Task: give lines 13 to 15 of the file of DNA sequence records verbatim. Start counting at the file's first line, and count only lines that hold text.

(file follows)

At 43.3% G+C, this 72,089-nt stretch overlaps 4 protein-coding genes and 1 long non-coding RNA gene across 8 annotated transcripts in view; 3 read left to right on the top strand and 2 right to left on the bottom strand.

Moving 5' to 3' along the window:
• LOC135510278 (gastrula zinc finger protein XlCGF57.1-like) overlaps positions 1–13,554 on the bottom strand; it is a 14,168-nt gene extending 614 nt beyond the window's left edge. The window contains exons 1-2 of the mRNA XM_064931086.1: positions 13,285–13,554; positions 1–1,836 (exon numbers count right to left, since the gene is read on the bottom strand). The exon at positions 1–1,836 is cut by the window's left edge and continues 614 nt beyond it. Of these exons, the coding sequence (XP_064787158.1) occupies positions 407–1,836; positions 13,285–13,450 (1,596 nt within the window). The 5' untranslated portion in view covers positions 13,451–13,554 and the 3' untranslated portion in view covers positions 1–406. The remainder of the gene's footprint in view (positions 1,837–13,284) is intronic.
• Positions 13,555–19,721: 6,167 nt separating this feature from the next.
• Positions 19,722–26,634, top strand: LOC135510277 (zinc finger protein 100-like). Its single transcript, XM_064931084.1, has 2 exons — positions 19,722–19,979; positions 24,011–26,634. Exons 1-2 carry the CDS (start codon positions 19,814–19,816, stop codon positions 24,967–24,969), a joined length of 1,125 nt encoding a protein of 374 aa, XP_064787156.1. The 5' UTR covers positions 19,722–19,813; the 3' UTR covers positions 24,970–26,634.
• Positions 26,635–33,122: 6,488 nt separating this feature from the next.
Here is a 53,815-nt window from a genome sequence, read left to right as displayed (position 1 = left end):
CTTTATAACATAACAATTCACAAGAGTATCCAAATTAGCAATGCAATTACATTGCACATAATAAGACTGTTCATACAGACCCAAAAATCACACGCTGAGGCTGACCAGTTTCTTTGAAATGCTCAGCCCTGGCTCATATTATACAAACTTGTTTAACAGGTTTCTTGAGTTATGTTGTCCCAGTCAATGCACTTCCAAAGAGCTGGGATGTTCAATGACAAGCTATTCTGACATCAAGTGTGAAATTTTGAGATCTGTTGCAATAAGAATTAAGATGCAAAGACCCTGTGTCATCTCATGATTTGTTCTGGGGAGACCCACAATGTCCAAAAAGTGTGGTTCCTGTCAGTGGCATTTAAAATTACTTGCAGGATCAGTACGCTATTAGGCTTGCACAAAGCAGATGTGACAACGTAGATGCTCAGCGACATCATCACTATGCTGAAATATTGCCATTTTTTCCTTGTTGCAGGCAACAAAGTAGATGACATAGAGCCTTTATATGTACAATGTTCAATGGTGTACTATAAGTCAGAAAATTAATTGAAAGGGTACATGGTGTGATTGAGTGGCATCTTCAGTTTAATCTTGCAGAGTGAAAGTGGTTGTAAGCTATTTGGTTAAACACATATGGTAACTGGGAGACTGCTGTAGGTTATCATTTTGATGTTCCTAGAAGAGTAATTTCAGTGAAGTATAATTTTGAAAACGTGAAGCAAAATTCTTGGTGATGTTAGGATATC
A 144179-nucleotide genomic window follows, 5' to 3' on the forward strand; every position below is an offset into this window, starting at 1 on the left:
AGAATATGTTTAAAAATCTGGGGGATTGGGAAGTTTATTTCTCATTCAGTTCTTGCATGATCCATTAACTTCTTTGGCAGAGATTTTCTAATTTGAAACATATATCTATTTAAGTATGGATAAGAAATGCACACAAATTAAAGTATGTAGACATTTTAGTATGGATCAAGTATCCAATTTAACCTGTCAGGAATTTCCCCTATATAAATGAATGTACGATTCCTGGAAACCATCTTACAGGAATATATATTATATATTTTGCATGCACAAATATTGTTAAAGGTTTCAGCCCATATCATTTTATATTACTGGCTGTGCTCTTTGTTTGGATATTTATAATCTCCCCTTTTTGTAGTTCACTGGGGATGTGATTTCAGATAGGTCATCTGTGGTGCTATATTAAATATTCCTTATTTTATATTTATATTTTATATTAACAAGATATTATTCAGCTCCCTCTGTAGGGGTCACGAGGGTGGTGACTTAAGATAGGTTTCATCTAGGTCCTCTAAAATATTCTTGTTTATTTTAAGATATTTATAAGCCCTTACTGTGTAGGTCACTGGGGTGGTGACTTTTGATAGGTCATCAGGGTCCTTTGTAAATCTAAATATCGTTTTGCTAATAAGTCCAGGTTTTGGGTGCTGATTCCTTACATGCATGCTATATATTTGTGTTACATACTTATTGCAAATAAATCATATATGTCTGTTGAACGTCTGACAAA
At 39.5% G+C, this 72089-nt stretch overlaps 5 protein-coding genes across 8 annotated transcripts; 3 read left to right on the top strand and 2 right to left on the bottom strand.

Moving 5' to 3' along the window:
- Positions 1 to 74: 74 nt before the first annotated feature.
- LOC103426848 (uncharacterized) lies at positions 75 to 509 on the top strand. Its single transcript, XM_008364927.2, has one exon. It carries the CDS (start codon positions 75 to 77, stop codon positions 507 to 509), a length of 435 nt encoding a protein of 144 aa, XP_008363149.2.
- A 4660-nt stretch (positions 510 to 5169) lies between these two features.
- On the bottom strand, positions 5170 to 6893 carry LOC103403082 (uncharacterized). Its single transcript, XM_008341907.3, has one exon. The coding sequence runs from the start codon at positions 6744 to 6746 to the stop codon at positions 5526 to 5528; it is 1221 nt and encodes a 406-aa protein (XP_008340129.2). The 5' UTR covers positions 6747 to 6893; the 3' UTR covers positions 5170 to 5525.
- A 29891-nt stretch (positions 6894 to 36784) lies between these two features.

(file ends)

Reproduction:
- Positions 1 to 74: 74 nt before the first annotated feature.
- LOC103426848 (uncharacterized) lies at positions 75 to 509 on the top strand. Its single transcript, XM_008364927.2, has one exon. It carries the CDS (start codon positions 75 to 77, stop codon positions 507 to 509), a length of 435 nt encoding a protein of 144 aa, XP_008363149.2.
- A 4660-nt stretch (positions 510 to 5169) lies between these two features.